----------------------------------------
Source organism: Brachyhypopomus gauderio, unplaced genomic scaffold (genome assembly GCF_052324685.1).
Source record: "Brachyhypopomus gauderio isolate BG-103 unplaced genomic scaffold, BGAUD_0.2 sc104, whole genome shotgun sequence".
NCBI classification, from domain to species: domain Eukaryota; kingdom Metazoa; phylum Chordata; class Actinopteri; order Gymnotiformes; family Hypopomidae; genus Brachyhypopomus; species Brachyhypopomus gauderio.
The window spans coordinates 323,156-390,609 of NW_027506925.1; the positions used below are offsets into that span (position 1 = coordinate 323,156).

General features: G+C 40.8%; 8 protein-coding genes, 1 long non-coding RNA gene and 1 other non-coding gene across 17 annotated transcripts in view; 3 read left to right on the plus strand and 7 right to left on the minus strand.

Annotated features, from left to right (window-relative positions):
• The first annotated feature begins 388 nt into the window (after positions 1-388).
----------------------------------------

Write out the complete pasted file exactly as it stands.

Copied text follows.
Source organism: Brachyhypopomus gauderio, unplaced genomic scaffold (genome assembly GCF_052324685.1).
Source record: "Brachyhypopomus gauderio isolate BG-103 unplaced genomic scaffold, BGAUD_0.2 sc104, whole genome shotgun sequence".
NCBI classification, from domain to species: domain Eukaryota; kingdom Metazoa; phylum Chordata; class Actinopteri; order Gymnotiformes; family Hypopomidae; genus Brachyhypopomus; species Brachyhypopomus gauderio.
The window spans coordinates 323,156-390,609 of NW_027506925.1; the positions used below are offsets into that span (position 1 = coordinate 323,156).

General features: G+C 40.8%; 8 protein-coding genes, 1 long non-coding RNA gene and 1 other non-coding gene across 17 annotated transcripts in view; 3 read left to right on the plus strand and 7 right to left on the minus strand.

Annotated features, from left to right (window-relative positions):
• The first annotated feature begins 388 nt into the window (after positions 1-388).